401(k) Plan Administration Fees
When you have a financial institution managing your 401(k), there will be administration fees. These administration fees cover general management such as legal and trustee services, record-keeping, and accounting. They also cover the day-to-day operations of the financial institution like customer service representatives, electronic access to plan information, and educational seminars. The plan administration fees are sometimes paid by the employer or deducted from investment returns, but usually, the fees are passed on to you as a flat fee or percentage fee on the total balance.
It’s important to note that sometimes these plan administration fees are not disclosed on your statements when they are paid out of the plan’s funds. At a minimum, you might want to check into the administrative fee line item on your statement and see what it really includes, because it’s probably more than just a small annual fee. Also, since the plan administration fees are paying for services from the financial institution, you might as well make sure you’re getting your money’s worth and take advantage of all the services your financial institution has to offer.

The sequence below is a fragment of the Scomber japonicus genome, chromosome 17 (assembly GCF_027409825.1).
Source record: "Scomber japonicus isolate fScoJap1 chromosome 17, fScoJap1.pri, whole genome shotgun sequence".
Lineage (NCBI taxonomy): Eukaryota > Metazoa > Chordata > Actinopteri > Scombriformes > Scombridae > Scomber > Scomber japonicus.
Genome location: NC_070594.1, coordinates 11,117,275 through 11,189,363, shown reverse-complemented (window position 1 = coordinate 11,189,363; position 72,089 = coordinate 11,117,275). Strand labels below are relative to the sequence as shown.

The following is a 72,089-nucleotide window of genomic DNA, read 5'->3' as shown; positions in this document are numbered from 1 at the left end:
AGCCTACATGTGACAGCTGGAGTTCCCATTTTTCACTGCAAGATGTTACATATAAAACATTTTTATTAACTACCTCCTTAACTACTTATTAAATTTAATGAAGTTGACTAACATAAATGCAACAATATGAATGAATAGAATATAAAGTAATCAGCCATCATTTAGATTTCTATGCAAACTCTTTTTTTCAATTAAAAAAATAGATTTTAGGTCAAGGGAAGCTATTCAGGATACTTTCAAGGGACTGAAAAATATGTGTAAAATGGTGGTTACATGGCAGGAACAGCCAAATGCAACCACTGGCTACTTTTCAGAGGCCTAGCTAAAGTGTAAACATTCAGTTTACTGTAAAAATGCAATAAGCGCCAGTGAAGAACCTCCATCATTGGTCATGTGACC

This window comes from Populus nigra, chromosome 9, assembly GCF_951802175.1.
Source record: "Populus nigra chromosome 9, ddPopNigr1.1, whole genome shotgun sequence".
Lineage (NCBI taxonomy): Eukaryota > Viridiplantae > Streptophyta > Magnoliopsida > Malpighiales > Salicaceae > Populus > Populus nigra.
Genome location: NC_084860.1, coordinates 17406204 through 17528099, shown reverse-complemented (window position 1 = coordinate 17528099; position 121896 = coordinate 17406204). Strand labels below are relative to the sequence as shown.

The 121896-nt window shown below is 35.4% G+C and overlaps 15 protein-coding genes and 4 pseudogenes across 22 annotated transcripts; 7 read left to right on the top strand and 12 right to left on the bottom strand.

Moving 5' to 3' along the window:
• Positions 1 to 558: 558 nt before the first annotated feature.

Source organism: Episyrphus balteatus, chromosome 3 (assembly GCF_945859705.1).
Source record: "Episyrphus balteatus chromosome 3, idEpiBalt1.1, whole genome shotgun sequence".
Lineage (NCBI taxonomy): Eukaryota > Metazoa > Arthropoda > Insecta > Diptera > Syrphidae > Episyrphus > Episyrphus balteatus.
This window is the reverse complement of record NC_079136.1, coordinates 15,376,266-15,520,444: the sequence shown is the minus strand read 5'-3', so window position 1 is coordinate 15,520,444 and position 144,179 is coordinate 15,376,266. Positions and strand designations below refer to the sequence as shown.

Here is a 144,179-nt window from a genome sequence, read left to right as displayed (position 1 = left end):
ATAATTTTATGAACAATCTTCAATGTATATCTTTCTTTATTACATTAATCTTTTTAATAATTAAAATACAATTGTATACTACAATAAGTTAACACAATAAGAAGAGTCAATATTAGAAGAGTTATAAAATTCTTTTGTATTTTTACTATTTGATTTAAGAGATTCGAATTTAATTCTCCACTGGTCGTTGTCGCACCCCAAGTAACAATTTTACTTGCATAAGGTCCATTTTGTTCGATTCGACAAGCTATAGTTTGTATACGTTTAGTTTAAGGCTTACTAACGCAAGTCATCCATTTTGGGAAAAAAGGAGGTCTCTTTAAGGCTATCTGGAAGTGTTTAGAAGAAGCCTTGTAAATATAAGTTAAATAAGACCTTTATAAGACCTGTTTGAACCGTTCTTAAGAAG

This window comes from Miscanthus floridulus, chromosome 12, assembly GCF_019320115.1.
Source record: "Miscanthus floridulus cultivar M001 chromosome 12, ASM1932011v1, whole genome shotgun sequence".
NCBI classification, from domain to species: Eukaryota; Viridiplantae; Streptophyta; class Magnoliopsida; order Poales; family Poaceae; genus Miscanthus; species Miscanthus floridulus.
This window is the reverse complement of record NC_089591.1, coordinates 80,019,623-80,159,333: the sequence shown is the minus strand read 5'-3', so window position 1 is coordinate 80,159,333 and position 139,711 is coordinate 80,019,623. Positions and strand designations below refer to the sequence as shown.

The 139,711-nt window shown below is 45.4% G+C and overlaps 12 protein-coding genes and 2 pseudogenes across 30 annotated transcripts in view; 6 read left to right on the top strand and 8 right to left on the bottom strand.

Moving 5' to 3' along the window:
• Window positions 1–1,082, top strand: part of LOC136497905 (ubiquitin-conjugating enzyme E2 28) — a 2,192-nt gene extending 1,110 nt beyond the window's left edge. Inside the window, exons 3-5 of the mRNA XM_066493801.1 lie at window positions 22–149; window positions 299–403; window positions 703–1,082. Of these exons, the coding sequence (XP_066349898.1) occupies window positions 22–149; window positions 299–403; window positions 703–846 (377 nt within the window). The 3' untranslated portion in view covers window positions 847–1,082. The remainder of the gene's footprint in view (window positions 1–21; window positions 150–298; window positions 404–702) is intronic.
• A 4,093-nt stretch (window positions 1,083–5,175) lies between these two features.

The Bottom Line
Figuring out exactly how many fees and what types of fees you are playing on your 401(k) plan can get complicated, especially when disclosure on your statements can range from a short summary to dozens of pages. You may have to do a little homework and it may be a bit of a pain, but it’s critical to your long-term goals to know exactly how much you’re paying. Start by seeing if you can identify any conversion-related charges, plan administration costs, investment product fees, or service provider charges. The Labor Department provides an example 401(k) plan fee disclosure form along with videos, charts, and other resources that you may find helpful.
You’ll be able to make better retirement savings decisions if you’re well informed about the 401(k) fees that you’re paying. If you think you’re paying too much in fees, you can investigate whether your plan has a low-fee fund option or ask your employer to include more low-cost investment options. If you can’t find an employer-sponsored option that meets your needs, you could consider opening an individual retirement account with lower fees on your own, although, if your employer offers matching donations, you may still be further ahead paying the fees. You’ll need to take full stock of your portfolio and assess your long-term goals before making any big decisions.
Do you have more questions about 401(k) fees or need some help figuring out a low-fee option? There’s an expert at Human Interest who’s ready to speak with you — just contact us. We’d love to help!
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Article ByThe Human Interest Team